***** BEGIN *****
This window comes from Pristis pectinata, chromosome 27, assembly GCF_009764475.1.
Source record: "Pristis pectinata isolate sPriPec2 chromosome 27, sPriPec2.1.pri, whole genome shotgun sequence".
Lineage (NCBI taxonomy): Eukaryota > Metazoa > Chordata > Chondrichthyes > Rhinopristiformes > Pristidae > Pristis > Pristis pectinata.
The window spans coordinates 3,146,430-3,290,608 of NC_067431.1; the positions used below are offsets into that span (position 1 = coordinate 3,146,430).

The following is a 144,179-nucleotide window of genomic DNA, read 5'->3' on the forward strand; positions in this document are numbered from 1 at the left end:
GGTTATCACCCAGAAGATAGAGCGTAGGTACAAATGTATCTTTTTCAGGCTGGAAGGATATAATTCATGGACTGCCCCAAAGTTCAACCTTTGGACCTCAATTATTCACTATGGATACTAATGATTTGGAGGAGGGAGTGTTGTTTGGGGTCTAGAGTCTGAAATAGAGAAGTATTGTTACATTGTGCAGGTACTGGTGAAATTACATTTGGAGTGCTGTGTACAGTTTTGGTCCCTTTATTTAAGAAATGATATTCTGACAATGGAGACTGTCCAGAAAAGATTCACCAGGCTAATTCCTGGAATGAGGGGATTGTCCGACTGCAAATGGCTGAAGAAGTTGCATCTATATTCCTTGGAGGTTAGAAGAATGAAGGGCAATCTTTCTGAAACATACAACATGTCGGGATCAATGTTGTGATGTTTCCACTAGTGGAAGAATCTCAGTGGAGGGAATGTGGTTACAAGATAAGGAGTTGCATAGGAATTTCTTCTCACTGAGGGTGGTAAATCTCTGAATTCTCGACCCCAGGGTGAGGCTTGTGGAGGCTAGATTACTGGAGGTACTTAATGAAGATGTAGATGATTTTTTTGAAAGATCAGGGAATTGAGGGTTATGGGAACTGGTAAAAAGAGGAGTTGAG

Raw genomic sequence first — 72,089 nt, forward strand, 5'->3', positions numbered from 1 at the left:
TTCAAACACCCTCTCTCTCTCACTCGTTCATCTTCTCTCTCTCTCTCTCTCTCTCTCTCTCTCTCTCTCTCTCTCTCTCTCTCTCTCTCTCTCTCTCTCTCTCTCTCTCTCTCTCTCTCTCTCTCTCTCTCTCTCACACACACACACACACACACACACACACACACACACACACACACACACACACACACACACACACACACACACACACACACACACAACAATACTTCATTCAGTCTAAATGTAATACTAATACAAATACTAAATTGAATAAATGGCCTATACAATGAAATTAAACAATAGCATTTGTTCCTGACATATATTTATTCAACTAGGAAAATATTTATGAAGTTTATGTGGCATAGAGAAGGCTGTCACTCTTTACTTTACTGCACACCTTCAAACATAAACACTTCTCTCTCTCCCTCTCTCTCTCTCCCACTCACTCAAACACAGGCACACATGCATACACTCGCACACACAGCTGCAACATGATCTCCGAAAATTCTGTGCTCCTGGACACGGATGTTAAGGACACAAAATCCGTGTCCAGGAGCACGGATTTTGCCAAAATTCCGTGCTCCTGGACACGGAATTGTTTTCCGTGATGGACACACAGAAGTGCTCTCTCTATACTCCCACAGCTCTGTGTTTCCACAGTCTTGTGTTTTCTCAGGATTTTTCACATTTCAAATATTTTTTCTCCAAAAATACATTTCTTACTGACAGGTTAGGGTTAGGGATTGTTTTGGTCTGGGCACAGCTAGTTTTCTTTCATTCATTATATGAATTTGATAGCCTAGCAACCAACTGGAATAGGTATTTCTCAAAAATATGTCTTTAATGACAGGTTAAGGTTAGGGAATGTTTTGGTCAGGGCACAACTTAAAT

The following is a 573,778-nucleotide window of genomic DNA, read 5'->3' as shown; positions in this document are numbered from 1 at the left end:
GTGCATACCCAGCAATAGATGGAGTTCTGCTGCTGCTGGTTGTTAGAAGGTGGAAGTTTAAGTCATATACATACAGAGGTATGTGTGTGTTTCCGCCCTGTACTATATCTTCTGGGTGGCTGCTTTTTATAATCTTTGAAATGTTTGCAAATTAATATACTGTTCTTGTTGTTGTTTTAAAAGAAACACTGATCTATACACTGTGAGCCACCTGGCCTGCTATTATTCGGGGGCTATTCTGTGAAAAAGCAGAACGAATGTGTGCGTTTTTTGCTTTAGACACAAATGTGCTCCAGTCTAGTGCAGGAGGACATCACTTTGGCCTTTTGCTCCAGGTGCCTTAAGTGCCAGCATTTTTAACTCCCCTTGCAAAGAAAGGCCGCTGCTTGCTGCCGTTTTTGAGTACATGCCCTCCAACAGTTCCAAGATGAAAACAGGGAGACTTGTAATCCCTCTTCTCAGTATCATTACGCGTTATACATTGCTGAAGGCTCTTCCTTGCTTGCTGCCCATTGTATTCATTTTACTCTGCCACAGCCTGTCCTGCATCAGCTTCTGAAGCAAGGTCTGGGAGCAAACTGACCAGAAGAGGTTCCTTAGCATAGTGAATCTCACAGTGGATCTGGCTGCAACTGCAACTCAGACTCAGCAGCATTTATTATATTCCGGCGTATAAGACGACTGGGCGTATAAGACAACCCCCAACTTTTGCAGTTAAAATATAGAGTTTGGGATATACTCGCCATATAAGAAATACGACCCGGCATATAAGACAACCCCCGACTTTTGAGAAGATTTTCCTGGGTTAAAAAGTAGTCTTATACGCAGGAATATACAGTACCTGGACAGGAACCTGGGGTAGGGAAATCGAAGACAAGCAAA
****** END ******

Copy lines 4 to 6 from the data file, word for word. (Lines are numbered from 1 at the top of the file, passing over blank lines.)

The window spans coordinates 3,146,430-3,290,608 of NC_067431.1; the positions used below are offsets into that span (position 1 = coordinate 3,146,430).

The following is a 144,179-nucleotide window of genomic DNA, read 5'->3' on the forward strand; positions in this document are numbered from 1 at the left end:
GGTTATCACCCAGAAGATAGAGCGTAGGTACAAATGTATCTTTTTCAGGCTGGAAGGATATAATTCATGGACTGCCCCAAAGTTCAACCTTTGGACCTCAATTATTCACTATGGATACTAATGATTTGGAGGAGGGAGTGTTGTTTGGGGTCTAGAGTCTGAAATAGAGAAGTATTGTTACATTGTGCAGGTACTGGTGAAATTACATTTGGAGTGCTGTGTACAGTTTTGGTCCCTTTATTTAAGAAATGATATTCTGACAATGGAGACTGTCCAGAAAAGATTCACCAGGCTAATTCCTGGAATGAGGGGATTGTCCGACTGCAAATGGCTGAAGAAGTTGCATCTATATTCCTTGGAGGTTAGAAGAATGAAGGGCAATCTTTCTGAAACATACAACATGTCGGGATCAATGTTGTGATGTTTCCACTAGTGGAAGAATCTCAGTGGAGGGAATGTGGTTACAAGATAAGGAGTTGCATAGGAATTTCTTCTCACTGAGGGTGGTAAATCTCTGAATTCTCGACCCCAGGGTGAGGCTTGTGGAGGCTAGATTACTGGAGGTACTTAATGAAGATGTAGATGATTTTTTTGAAAGATCAGGGAATTGAGGGTTATGGGAACTGGTAAAAAGAGGAGTTGAG